Preet Bharara:              It’s an end run around around congress.

Anne Milgram:             Yeah.

Preet Bharara:              It’s an attempted use of the court, one branch of government, to do an end run around a second branch of government, the congress. Let’s move on from the Supreme Court, but I guess we’re still going to talk about a court. This is the DC Circuit Court of Appeals in relation to the ongoing case and saga of former National Security Adviser Michael Flynn. I think we said before, I think we had an episode where we kept saying everything about this case is bonkers.

Anne Milgram:             Yes.

Preet Bharara:              Both the conduct, the lies, the fact that he was prosecuted, the fact that he pled guilty and then the unwinding and undoing of two guilty pleas basically at the direction of Bill Barr and over the objections of some of the line people. The judges come under attack by Michael Flynn’s lawyers. They have both said that he should be disqualified from the case and the case should be reassigned, and also he should be forced to grant the motion to dismiss that’s been brought by the Department of Justice.

That’s under this Rule 48(a) that we’ve talked about before. The Department of Justice says they don’t think the lies were material. If they were lies, they can’t prove it beyond reasonable doubt. They have done this extraordinary thing and said even though they have obtained two guilty pleas and other statements indicting guilt from Michael Flynn that the case should be dismissed. They can’t do it on their own. There actually is this rule that says you can only dismiss a case with leave of the court. Judge Emmet Sullivan in the District Court said, “Hey. You know what? Not so fast. I want to get some more information on this.” As is his right under the rule, he can conduct some inquiry.

You and I speculated how long will that take? I have said throughout that at the end of the day, I think he has little choice but to accept the dismissal motion while still doing some inquiry. Well, in the meantime, Michael Flynn’s lawyers went to the DC Circuit Court of Appeals, one step up, it’s the court between the District Court and the United States Supreme Court, and filed what’s called a writ of mandamus, which basically is a thing that would cause the DC Circuit Court to force the judge to dismiss the case, even though he has not reached a decision yet. Based on our understanding of the rules, our experience in the courtroom and how the oral argument went, we thought there was really no chance that that would happen, that the DC Circuit Court would say, “Let’s let Judge Sullivan go about his business, and when there is something to appeal like an adverse decision you don’t like, then you come back to us.” That’s now what happened.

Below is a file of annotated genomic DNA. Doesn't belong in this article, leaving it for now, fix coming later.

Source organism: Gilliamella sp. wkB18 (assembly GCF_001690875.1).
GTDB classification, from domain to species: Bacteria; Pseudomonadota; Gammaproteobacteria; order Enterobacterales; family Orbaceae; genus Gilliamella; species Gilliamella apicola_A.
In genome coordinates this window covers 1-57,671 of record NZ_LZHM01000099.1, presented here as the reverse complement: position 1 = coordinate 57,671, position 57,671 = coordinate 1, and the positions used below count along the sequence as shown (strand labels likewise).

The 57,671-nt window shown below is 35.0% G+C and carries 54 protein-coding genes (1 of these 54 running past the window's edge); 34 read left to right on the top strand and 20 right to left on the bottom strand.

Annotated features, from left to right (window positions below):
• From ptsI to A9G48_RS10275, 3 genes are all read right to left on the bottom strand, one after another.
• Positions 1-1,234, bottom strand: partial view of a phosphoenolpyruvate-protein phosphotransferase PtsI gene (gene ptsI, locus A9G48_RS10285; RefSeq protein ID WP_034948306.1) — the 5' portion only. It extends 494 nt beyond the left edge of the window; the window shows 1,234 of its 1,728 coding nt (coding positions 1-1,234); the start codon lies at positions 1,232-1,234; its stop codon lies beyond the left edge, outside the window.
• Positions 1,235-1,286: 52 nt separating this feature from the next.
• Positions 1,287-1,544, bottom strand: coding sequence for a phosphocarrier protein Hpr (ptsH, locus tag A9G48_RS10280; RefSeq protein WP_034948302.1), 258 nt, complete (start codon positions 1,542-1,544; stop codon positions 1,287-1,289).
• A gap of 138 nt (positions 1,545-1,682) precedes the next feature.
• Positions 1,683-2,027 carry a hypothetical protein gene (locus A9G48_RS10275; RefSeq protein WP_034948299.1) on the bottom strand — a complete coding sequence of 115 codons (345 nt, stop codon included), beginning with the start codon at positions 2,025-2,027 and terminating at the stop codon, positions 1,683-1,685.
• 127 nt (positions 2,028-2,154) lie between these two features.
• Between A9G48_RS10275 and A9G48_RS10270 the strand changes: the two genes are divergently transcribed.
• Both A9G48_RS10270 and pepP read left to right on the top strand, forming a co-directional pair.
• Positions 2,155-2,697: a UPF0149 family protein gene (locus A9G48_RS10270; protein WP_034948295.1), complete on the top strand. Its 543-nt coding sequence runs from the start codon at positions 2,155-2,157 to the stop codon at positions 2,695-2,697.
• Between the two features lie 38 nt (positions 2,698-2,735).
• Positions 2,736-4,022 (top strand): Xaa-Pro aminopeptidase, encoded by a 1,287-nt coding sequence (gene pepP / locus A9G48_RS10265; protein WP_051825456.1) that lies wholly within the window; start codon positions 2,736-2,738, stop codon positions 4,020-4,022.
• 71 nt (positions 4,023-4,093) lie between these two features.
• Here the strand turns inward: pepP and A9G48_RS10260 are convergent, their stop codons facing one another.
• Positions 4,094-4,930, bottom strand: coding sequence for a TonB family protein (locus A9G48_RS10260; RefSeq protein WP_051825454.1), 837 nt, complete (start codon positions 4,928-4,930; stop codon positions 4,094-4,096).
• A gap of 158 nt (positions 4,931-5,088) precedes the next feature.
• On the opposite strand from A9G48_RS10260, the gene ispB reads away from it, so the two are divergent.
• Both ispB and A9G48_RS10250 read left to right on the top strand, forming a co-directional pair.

By a two to one vote on that panel, they said basically that the District Court was getting way over its skis and had to dismiss the case. I guess the basic argument was, and we should talk about it, although Rule 48(a) requires permission from the court for the Department of Justice to dismiss a case, any inquiry you do in connection with that is supposed to be circumscribed because the executive branch has all the basic authority in this area. The majority opinion said, “Well, everything that Judge Sullivan is doing is not very circumscribed. He’s asked for amicus briefs from basically everyone. He appointed Judge Gleeson who may have a bias about what should happen here, and it looked like he was going to engage in a very broad searching scorched-earth inquiry that’s way out of bounds. We should shut him down.” What do you think?

Anne Milgram:             Yeah. First of all, we were completely wrong on I think where this one ended up, but I think we were right on the substance, which is that this should never have been done in the way it was done. I think this is a horrible opinion. I think you and I probably both have these moments where we think we really are worried for the rule of law. This was one of those moments for me because it’s a very political opinion. I think we should talk our way through it.

It’s a 2-1 decision. Judge Neomi Rao, we talked about her, she has worked in the White House, counsel’s office. She was the administrator of the Office of Information and Regulatory Affairs in the Trump administration. She was appointed in March 2019. I think we talked about her as being extremely political. From what we’ve seen, she writes the opinion here, and she’s joined by Karen Henderson, who is a George Herbert Walker Bush appointee. There’s a dissent written by Judge Wilkins, who was a Barack Obama appointment. It breaks down on party lines.